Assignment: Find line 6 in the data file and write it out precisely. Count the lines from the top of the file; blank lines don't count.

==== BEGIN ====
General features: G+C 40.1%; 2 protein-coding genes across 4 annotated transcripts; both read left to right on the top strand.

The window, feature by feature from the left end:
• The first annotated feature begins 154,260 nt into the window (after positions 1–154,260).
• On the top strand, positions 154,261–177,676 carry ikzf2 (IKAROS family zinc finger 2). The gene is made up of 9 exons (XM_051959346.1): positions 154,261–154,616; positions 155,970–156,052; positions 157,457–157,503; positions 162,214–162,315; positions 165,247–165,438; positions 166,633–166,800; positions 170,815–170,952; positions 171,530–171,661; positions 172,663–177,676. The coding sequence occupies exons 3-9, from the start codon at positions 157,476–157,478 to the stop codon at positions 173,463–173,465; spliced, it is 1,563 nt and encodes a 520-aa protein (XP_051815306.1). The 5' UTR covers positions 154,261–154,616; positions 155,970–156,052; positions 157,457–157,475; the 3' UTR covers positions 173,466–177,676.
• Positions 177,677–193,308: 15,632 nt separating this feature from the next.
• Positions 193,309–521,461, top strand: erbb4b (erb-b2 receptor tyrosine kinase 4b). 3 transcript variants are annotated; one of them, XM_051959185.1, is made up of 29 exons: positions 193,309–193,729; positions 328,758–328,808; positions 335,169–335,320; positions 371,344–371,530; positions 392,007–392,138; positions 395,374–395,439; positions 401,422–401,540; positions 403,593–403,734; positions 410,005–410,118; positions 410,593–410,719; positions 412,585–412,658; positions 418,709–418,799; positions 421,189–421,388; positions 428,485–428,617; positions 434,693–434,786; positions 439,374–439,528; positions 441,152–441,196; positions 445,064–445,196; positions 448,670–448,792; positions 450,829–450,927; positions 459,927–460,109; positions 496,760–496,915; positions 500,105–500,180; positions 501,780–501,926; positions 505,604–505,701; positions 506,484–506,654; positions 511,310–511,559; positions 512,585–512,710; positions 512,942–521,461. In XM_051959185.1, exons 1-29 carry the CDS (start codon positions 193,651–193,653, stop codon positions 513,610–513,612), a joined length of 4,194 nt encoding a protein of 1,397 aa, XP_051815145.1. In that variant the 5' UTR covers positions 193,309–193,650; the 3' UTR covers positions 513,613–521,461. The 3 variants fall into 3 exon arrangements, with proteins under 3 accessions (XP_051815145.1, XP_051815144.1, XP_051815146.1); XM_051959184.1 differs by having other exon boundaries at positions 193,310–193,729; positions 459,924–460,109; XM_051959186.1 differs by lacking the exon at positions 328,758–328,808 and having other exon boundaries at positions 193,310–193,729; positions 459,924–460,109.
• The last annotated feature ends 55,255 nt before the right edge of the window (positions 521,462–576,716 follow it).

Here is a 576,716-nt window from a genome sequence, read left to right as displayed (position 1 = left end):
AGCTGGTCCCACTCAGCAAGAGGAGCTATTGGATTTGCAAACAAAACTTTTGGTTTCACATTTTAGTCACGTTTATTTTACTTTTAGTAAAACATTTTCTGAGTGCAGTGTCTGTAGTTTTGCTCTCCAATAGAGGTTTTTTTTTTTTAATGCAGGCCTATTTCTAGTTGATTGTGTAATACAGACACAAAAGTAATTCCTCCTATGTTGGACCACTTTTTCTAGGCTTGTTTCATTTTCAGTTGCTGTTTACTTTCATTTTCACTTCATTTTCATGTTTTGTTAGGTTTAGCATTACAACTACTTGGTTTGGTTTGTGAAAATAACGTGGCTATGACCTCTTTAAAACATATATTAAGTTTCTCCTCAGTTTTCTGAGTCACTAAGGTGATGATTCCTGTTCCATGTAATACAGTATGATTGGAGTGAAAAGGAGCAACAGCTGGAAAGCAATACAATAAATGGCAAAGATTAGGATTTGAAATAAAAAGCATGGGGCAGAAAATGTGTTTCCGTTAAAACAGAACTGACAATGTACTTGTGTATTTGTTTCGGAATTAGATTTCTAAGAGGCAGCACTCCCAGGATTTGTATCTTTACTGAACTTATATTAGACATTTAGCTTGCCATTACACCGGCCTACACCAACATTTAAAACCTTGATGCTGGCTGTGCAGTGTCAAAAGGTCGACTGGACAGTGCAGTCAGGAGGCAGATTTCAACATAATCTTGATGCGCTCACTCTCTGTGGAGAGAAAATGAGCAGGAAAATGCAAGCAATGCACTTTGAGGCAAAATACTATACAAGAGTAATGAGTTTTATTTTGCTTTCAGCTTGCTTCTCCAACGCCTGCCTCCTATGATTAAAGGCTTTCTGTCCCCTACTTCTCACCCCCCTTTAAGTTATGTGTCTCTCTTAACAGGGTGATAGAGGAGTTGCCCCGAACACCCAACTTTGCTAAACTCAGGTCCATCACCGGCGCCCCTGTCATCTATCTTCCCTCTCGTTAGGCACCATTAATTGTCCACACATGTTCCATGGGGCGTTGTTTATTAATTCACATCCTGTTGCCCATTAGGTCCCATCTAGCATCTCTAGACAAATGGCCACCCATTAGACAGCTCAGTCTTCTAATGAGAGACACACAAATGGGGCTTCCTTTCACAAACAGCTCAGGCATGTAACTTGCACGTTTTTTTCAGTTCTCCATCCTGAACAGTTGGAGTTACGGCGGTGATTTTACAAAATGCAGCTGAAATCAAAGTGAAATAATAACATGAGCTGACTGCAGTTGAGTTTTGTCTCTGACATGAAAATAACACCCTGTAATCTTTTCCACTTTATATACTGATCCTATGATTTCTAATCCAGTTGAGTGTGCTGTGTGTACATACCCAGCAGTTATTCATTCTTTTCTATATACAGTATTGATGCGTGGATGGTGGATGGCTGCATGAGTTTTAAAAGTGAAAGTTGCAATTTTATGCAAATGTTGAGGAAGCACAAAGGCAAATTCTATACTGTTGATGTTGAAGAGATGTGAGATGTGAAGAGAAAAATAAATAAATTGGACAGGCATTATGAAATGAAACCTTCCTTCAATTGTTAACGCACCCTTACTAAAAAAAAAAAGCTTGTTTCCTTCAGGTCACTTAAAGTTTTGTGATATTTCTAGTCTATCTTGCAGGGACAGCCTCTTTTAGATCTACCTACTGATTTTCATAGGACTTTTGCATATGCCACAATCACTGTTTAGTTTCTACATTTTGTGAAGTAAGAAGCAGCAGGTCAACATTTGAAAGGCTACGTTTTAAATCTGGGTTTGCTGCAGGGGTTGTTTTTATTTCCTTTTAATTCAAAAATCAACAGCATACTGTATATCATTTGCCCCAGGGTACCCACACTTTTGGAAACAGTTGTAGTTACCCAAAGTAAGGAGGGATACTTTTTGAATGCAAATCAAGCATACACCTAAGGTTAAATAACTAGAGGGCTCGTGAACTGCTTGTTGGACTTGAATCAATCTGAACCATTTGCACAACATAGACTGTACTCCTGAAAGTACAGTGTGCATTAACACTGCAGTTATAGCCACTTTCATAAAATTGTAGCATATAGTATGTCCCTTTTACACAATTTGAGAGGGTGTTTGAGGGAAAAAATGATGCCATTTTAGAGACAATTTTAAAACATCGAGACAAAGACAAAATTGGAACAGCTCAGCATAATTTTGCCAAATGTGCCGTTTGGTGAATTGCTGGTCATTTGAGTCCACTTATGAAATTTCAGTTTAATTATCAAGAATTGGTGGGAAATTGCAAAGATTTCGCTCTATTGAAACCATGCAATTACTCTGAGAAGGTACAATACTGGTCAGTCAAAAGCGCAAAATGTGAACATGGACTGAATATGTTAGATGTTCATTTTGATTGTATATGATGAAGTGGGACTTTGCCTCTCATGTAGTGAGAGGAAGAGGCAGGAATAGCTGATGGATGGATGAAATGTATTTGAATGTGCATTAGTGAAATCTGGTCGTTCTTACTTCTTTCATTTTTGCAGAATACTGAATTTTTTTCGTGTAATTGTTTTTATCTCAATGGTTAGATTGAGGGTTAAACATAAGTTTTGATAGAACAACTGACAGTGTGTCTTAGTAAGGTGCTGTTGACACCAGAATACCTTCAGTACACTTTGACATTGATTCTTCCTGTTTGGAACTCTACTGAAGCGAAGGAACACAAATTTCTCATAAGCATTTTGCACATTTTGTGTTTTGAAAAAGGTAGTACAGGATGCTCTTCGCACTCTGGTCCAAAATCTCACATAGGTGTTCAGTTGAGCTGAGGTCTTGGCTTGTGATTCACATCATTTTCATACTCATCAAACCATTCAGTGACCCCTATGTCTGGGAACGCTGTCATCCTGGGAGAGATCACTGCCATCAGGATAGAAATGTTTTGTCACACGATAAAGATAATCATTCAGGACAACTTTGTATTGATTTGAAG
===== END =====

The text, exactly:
• Positions 193,309–521,461, top strand: erbb4b (erb-b2 receptor tyrosine kinase 4b). 3 transcript variants are annotated; one of them, XM_051959185.1, is made up of 29 exons: positions 193,309–193,729; positions 328,758–328,808; positions 335,169–335,320; positions 371,344–371,530; positions 392,007–392,138; positions 395,374–395,439; positions 401,422–401,540; positions 403,593–403,734; positions 410,005–410,118; positions 410,593–410,719; positions 412,585–412,658; positions 418,709–418,799; positions 421,189–421,388; positions 428,485–428,617; positions 434,693–434,786; positions 439,374–439,528; positions 441,152–441,196; positions 445,064–445,196; positions 448,670–448,792; positions 450,829–450,927; positions 459,927–460,109; positions 496,760–496,915; positions 500,105–500,180; positions 501,780–501,926; positions 505,604–505,701; positions 506,484–506,654; positions 511,310–511,559; positions 512,585–512,710; positions 512,942–521,461. In XM_051959185.1, exons 1-29 carry the CDS (start codon positions 193,651–193,653, stop codon positions 513,610–513,612), a joined length of 4,194 nt encoding a protein of 1,397 aa, XP_051815145.1. In that variant the 5' UTR covers positions 193,309–193,650; the 3' UTR covers positions 513,613–521,461. The 3 variants fall into 3 exon arrangements, with proteins under 3 accessions (XP_051815145.1, XP_051815144.1, XP_051815146.1); XM_051959184.1 differs by having other exon boundaries at positions 193,310–193,729; positions 459,924–460,109; XM_051959186.1 differs by lacking the exon at positions 328,758–328,808 and having other exon boundaries at positions 193,310–193,729; positions 459,924–460,109.